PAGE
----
USB 3.1, released in July 2013, is the successor standard that replaces the USB 3.0 standard. USB 3.1 preserves the existing SuperSpeed USB transfer rate, now called USB 3.1 Gen 1, while defining a new transfer rate called SuperSpeed USB 10 Gbps, also called USB 3.1 Gen 2, which can transfer data at up to 10 Gbit/s (1.25 GB/s, twice the rate of USB 3.0), bringing its theoretical maximum speed on par with the first version of the Thunderbolt interface.

    So the hub just isn’t a limit until I buy some kind of USB 3.0 or 3.1 based board.

    All the disks I have are 3.0 as is the hub, and whenever I have an actual need for speed, I’ll get some kind of 3.0 based board ( I think the Cubie Truck is one?). For now, I’m fine with “launch it and go to bed” as nothing I’m doing is really time critical and I can multitask with other systems for the duration.

    5 Gbit ( 625 MByte) per second would move a 600 Gbyte disk in about 1000 seconds or about 20 minutes… give or take some I/O overlap and some buffer issues…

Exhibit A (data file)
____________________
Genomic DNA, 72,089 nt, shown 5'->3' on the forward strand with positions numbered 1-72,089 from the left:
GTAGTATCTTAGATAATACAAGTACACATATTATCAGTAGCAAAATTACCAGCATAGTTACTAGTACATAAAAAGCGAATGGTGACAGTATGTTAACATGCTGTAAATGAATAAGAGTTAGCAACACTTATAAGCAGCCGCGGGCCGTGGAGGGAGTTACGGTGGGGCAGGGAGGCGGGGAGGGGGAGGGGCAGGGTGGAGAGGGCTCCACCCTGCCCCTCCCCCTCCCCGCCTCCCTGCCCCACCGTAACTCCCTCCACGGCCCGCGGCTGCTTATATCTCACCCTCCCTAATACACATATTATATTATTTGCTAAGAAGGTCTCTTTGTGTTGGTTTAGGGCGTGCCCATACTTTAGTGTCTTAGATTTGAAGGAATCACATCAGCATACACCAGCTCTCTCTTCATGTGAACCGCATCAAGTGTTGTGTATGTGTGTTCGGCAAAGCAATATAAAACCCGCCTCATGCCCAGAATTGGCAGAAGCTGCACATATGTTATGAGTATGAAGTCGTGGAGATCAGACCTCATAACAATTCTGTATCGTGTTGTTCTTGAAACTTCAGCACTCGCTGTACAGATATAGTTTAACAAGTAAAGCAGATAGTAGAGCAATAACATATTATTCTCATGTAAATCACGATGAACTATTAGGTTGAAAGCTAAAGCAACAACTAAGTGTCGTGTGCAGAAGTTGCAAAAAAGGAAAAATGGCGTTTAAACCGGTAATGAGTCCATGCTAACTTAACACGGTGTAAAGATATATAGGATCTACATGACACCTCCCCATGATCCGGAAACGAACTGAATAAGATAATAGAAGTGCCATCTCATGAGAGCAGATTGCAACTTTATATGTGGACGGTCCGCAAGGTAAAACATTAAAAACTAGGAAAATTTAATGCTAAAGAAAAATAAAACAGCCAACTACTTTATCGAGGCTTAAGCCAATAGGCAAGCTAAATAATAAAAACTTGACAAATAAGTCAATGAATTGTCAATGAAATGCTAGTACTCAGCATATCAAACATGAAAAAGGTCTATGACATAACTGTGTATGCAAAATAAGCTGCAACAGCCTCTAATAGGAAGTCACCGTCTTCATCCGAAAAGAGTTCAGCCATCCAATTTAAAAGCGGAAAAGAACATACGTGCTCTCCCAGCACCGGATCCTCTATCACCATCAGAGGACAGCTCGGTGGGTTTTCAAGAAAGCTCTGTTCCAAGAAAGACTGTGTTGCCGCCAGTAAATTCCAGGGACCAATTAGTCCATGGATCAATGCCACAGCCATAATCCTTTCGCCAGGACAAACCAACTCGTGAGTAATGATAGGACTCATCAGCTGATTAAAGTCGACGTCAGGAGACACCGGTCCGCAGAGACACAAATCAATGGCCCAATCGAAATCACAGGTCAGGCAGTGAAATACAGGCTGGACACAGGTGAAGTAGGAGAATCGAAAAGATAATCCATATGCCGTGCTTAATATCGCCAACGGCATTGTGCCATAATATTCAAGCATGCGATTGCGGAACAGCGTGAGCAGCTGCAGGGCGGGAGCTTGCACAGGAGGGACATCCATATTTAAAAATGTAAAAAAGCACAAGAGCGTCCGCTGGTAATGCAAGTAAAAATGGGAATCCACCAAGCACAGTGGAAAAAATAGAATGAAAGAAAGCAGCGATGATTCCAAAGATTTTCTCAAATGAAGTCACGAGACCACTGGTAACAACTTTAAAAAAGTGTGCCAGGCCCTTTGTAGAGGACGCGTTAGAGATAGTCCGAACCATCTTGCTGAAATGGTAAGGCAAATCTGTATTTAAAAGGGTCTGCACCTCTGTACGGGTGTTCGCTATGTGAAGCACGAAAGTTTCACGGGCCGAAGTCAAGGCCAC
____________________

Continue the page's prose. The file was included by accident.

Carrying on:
3. gallopingcamel says:

    In the 1970s I worked at ICL (International Computers Limited). Some of our programs took so long to run that there was a hign probability that the program would crash before completing its task.

    Forty years later computers are six orders of magnitude faster but it continues to amaze me how software can be so inefficient that processes such as the ones you are using can take days to complete.

  4. poitsplace says:

    For some reason today it struck me as amusing…all these recent “save the data” displays by scientists to “save” the data from Trump. But skeptics have been saving the data for years, having seen it get “adjusted” out of recognition or conveniently “lost” by those same scientists for so many years.

  5. E.M.Smith says:

    @G.C.:

    Well, I am slinging TeraBytes… and doing it with a $35 computer…

    @Poitsplace:

    Yeah… shoe, meet other foot….

    I’ve been “saving the data” since GHCN V1… now they are worried the v3.x+ modified adjusted homogenized crap will be lost. Well, I want it too, but more for evidence than for touting…

  6. E.M.Smith says:

    The saga continues…

    So to remove the 2 TB disk ( 1.82 TB usable) is involving a bit more fancy moves. Seems that the file system+(excess allocated in the logical volume) was just a wee bit bigger than 2 x 3.64 TB so I can’t just “pvmove” off of it into the added disk. I must shrink the file system first, then shrink the logical volume, then shrink the volume group.

    This, then, runs into the thing nobody likes to talk about: There is no standard way to measure a megabyte.